|Catcalls in the locker room: the Jets were wrong, but so is Sainz|
|Written by Emily Warner, Daily Vidette Sports Columnist|
|Thursday, 16 September 2010 21:54|
Twenty years ago this week, Lisa Olson, a then-sports reporter for the Boston Herald, entered the New England Patriots’ locker room, seeking an interview with cornerback Maurice Hurst.
What Olson received instead was not the typical, “Hey baby,” that she said she learned was “just part of the job,” but instead at least three football players stood naked in front of her while making vulgar gestures and taunting her.
Having not learned about this incident until this week, I am fully disgusted by it.
Timely for the 20 year anniversary of Olson’s incident, Azteca TV reporter Ines Sainz has been swooped up in a sexual harassment investigation involving things that were said to her while she was in the New York Jets’ locker room this past Saturday.
Reports say that Sainz received catcalls and yells as she entered the locker room to get an interview with Mark Sanchez.
While this is a scenario that once again deals with a woman being sexually harassed in an NFL locker room, this is not something that I am up in arms about.
An obvious thought would be that as a female sports reporter myself, if I can’t relate I can at least feel empathy for Sainz or anger that this profession I’m pursuing is still discriminatory towards females even with over 1,000 women in the country who cover sports.
However, I do not consider Sainz to be a professional.
One might be wondering, “Who is Emily Warner to call this professional sports journalist not a professional?”
Well, I’m someone who believes that I take my job more seriously than she does.
If I were to go to the Super Bowl to interview professional football players, I would research like I’m trying to win a Pulitzer Prize, so when it came time for me to interview a player I would be on top of my game.
What did Sainz make sure she did before the Super Bowl in 2009? Pack a tape measure.
This “professional” conducted a “strongest man” competition by measuring the circumference of players’ arms. She needs to figure out if she is a serious sports journalist or a serious joke. I’m leaning towards the latter.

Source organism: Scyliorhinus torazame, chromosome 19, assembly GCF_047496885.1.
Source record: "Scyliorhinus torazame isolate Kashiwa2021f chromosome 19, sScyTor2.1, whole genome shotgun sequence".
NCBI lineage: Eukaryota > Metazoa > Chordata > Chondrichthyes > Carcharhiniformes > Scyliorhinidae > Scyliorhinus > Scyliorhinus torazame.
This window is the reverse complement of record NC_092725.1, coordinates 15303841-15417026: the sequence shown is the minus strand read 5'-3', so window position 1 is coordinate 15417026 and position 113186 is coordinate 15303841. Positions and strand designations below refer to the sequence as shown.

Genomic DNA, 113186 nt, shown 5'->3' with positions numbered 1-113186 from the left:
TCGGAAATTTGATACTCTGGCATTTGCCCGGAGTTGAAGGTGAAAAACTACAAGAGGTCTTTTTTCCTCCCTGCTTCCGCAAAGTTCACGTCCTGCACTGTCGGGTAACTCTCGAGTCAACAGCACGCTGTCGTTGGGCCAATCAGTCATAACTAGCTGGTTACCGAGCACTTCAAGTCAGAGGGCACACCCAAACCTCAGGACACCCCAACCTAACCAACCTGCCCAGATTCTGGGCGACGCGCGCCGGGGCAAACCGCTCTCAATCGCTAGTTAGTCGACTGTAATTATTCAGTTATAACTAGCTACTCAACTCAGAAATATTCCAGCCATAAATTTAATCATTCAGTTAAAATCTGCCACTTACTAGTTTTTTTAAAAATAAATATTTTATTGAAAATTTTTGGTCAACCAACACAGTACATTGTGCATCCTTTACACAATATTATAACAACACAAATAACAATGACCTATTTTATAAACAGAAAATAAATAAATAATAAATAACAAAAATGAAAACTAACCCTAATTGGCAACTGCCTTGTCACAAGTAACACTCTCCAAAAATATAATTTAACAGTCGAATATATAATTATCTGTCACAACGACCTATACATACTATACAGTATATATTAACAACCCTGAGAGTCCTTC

Along with the competition, Sainz conducted it while wearing jeans and a low cut, black spaghetti strap tank top. Yikes.
I would never dream of wearing something like that, regardless of the temperature. A modest dress would have been appropriate and much more comfortable than a suit.
Those who have played devil’s advocate in this situation involving Sainz have often brought up the reporter’s dress.
After looking at various pictures of her game-day outfits, I’d say the most appalling fall somewhere between her tight jeans and spaghetti strap shirts and her short black dress paired with knee-high black boots. Classy.
Sainz said on “Good Morning America,” “It’s my style…It’s my style for all my life.”
Well that’s great. My style is sweatpants and a t-shirt from when I was in high school, but I’m not about to show up to sit on press row at an ISU women’s basketball game wearing a “Class of 2008” shirt and oversized sweatpants.
I’m surprised it only took the catcalls for Sainz to feel uncomfortable; it would only take her attire to make me feel out of place.
There is absolutely no justification for the players and coaches of the Jets’ organization. Their actions are inexcusable, and I completely support them being reprimanded and fined if that’s what happens.
Although I will argue that Sainz’s attire ruined her chance of being taken seriously, it’s then on the coaches and players to remember that they are in a professional environment, even in a sports locker room.
Even though women reporters are allowed in the locker room, they have a certain attitude; a man cave of sorts where players tell “mama jokes” like in Remember the Titans.
Worth noting is that Sainz was not the one to even start an uproar about the sexual harassment in the locker room, it was other members of the media who noticed what was going on and decided that it was worth mentioning.
Was Ines Sainz punished for being good looking? No. Take sportscaster Erin Andrews for example. She is good looking but obviously far more professional. Andrews dresses sexy when it calls for it, such as when she was on Dancing with the Stars or for award shows, but otherwise she dresses in a more professional manner.
I feel like it’s people like Sainz who make Andrews’ job, my job and other female sports journalists’ jobs harder. I’ve been fortunate to only have positive experiences at my home that is ISU, but I know not every team will treat me as nicely as the ISU teams do here. I also know that not every team is going to be like the Jets.
There have been many before myself, such as Olson, who have been trailblazers in our field and for that I am grateful. But with people like Sainz calling themselves journalists, it only starts to erase the tracks the trailblazers have laid out for those who aspire to be serious sports journalists like me.